Aldabra Giant tortoise / Torti-d-ter

Geochelone gigantean

Aldabra giant tortoise

Several Giant tortoises can be found roaming about the plateau, feeding on leaves and fallen fruits. These large herbivores belong to the Aldabra species, which were introduced to the granitic islands after overexploitation led to the extinction of the resident species

Hawksbill turtle / Kare

Eretmochelys imbricata

Hawksbill turtle

Cousin is the most important nesting ground in the Western Indian Ocean for these marine turtles. Elsewhere nesting under the cover of darkness, in Seychelles the females can be seen nesting in broad daylight, laying their eggs in holes dug in the sand under the beach vegetation from October to January, with the young emerging approximately eight weeks later. Once exploited for their beautiful shell, these graceful creatures are now protected in Seychelles.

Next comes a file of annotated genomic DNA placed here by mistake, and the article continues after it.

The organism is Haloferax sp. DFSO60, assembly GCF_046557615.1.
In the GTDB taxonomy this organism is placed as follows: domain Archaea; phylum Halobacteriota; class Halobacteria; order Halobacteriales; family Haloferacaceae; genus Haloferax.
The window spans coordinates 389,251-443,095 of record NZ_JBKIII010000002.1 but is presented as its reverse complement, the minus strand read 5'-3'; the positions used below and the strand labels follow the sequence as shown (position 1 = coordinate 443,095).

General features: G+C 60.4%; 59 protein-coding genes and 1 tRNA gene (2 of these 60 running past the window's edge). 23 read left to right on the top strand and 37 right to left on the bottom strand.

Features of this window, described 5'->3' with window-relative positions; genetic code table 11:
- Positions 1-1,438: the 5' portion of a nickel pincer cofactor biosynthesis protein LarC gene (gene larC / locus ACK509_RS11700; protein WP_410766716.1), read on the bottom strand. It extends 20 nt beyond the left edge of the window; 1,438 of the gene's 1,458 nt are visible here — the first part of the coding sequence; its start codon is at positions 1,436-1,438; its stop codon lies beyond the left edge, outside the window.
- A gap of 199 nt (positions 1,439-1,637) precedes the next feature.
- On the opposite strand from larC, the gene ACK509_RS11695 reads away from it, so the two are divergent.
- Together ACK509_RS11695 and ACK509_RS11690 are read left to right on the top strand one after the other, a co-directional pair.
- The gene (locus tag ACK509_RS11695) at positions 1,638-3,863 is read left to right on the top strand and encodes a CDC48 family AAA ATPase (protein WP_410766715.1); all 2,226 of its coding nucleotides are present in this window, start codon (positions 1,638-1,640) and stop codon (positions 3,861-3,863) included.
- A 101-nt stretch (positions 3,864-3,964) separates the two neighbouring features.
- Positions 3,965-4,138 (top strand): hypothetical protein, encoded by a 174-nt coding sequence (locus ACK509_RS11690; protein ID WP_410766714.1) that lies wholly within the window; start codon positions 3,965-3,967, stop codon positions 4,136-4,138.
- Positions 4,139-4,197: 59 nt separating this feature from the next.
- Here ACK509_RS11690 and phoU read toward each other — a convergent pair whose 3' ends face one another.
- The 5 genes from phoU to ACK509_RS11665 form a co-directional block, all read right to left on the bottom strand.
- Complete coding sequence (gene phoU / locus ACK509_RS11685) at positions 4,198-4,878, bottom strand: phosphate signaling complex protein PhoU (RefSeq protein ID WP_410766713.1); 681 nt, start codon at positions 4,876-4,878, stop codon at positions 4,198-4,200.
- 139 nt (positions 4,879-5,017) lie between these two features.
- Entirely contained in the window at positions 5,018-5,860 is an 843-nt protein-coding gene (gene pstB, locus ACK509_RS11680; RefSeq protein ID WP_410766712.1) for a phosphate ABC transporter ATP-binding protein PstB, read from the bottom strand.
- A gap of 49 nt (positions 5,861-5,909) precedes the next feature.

Freshwater terrapin / Torti soupap

Pelusios subniger

Seychelles black mud terrapin

These elusive turtles live in the swamp at the base of the hill, feeding on plants, water insects and other prey. They are shy and only seen several times a year when heavy rains fill the marsh and wash them out onto the path.

Green Turtle / Torti-d-mer

Chelonia mydas

Green turtle

Olive brown in colour this turtle derives its name from the colour of its fat. Each year a few nest on the granitics island including Cousin, the main site of breeding is on Aldabra and southern islands. Nesting occurs year round with two peaks January-April and July September.